I have done blog posts focused on three of the kids in the past month, and I can't leave out my little Bear. I hear "It's not fair to me, Mom" at least once a day from this guy lately. We even had a family night lesson and discussion about what "fairness" means.* He wants so very, very much to keep up with Charlotte and Toby and he does not understand that being 2 1/2 is not the same as being 5 or 7. It doesn't help that people who meet Jakey for the first time assume he is at least 4 years old. He speaks very clearly and has a HUGE vocabulary for such a young person, and he is the size of many 4 year olds. But there is only so much a little guy can do.
Jacob has been trying to give up his afternoon nap. The result is that he is now falling asleep wherever he is when he reaches the point of exhaustion. Of course, he makes himself as comfortable as possible first.
Sometimes he just can't fight any longer though, and we have to keep a much closer eye on him during bath time these days.
I try to do things with Jakey one-on-one when Toby and Charlotte are at school and Amelie is napping. Sometimes we play a game or play catch or read books. One day last week I taught him how to paint with watercolors and this was his very first painting. He did a great job!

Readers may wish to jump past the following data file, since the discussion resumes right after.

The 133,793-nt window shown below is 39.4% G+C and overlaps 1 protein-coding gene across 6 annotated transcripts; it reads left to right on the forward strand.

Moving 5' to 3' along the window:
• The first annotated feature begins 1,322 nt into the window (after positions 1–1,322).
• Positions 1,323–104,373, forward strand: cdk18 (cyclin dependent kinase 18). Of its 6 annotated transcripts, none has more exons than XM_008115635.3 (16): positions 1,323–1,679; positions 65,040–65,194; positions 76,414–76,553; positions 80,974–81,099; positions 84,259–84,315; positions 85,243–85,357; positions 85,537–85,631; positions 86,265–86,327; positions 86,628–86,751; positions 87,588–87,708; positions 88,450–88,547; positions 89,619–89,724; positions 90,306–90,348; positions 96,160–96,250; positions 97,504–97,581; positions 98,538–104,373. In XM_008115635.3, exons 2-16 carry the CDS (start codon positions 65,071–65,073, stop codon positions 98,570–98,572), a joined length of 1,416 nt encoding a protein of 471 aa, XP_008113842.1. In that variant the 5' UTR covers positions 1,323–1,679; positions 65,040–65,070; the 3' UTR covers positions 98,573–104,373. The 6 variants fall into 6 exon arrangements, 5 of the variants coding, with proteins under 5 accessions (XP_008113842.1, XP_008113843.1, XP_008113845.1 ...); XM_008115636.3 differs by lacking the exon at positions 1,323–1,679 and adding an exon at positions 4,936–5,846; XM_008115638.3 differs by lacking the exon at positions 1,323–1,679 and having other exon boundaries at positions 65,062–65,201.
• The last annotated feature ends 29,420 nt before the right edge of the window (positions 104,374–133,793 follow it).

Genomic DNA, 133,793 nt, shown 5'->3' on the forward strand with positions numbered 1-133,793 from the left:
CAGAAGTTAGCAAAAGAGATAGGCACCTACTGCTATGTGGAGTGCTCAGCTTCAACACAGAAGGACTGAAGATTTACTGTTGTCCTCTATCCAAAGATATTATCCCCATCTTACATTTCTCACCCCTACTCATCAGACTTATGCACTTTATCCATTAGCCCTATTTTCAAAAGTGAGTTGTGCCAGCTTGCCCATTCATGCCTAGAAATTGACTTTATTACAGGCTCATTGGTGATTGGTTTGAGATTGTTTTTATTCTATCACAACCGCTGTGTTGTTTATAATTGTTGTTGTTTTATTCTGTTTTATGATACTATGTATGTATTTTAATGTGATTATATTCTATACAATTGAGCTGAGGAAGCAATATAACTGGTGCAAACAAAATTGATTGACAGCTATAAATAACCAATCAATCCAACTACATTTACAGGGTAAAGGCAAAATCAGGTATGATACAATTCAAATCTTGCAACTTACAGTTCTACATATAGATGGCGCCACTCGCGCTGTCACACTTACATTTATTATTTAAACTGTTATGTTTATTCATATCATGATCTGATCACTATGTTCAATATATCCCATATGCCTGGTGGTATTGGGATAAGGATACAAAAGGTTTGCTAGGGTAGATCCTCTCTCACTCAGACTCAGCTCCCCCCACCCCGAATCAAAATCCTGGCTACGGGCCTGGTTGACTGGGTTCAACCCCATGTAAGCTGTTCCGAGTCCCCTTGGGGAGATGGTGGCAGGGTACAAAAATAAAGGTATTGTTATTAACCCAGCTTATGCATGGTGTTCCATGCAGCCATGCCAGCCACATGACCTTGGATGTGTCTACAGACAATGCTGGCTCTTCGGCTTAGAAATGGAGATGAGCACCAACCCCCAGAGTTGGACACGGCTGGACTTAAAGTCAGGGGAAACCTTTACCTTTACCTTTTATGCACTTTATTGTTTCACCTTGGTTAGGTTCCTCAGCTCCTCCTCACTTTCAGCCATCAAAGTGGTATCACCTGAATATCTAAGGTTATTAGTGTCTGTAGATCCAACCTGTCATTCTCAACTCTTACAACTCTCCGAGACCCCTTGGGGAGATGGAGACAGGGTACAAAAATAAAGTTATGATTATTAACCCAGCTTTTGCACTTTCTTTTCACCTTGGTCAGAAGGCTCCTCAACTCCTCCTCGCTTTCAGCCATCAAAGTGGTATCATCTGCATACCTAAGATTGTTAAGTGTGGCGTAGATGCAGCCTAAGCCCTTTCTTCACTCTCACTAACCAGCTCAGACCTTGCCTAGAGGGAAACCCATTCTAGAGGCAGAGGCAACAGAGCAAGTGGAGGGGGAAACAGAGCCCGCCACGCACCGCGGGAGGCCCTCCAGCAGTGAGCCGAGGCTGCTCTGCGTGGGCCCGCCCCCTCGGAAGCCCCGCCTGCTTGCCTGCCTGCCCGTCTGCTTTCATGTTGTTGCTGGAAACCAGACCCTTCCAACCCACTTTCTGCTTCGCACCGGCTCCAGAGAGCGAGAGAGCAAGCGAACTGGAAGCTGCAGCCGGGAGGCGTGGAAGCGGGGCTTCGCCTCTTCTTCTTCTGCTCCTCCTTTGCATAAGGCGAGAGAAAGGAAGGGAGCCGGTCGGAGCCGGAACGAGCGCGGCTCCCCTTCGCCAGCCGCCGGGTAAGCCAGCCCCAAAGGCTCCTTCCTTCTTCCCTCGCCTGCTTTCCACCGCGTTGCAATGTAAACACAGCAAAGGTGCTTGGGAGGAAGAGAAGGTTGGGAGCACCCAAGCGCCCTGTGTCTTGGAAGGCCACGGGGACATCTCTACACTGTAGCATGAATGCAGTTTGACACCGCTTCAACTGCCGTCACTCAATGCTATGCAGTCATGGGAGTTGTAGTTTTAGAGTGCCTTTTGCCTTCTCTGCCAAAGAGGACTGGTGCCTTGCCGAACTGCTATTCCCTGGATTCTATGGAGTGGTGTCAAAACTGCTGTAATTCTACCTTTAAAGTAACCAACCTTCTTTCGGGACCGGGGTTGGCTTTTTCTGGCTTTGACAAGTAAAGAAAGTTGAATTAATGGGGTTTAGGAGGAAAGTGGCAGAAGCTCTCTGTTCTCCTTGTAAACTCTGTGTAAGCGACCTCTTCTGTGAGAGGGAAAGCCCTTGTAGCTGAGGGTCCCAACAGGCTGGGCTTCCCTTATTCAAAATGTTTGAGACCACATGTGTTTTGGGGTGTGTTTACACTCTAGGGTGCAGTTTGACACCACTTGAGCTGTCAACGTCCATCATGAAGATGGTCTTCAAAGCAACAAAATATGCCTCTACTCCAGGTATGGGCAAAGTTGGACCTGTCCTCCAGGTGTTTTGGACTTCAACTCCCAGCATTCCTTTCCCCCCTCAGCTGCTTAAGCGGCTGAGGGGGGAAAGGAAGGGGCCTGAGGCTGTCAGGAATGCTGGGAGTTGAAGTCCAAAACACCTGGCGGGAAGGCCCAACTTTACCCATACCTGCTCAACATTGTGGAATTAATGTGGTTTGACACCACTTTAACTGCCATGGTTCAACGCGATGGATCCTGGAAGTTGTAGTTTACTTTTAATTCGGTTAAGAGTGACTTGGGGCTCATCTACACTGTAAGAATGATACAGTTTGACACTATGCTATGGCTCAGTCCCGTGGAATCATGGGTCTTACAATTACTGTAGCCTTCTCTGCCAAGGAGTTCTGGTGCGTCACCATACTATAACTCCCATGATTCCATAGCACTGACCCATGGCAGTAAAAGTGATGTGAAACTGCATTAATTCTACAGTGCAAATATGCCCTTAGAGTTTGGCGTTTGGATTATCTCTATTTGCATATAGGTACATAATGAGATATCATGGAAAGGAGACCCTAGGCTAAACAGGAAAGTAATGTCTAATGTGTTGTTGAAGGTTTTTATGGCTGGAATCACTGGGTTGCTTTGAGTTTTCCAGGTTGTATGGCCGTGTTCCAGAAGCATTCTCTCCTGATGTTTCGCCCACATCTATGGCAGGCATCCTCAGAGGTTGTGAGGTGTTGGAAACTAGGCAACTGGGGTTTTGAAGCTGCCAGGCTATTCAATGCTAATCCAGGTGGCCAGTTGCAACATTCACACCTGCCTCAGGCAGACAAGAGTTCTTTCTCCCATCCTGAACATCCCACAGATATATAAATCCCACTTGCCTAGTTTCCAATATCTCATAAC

I hope that Jake knows what an important part of our family he is and I hope he doesn't rush to grow up too fast! He doesn't even like me to call him my little bear right now... he corrects me and says, "I not bear, I big brother now." I love Jake's determination and his gentleness with smaller children and babies. He is tender-hearted and tough at the same time. I predict he'll be a champion for fairness and sticking up for the little guy whenever he gets the chance.
But he will always be my little bear.
*For those who are curious, we illustrated the principle this way... I asked if I filled identical sized baskets with toys for each kid, would that be fair? They said yes. So I filled one for Charlotte with all of her Barbies and their gear, and one for Amelie with one stuffed animal. The kids said it wasn't fair. Charlotte had lots and Amelie had one.
So I took everything out of Charlotte's basket except one Barbie shoe. (Exaggeration helps in these lessons.) Now was it fair? They each have one. They about had a cow then, yelling "no! that's not fair!"
"What if they each have only a Barbie?" "Amelie is too little to play Barbies!"
The point? Fairness does NOT mean that everyone has the same. Every person is unique and has unique needs and desires. Fairness, in regards to our family anyway, means that everyone has what they need and that their wants are provided for as thoughtfully and equitably as possible within our means.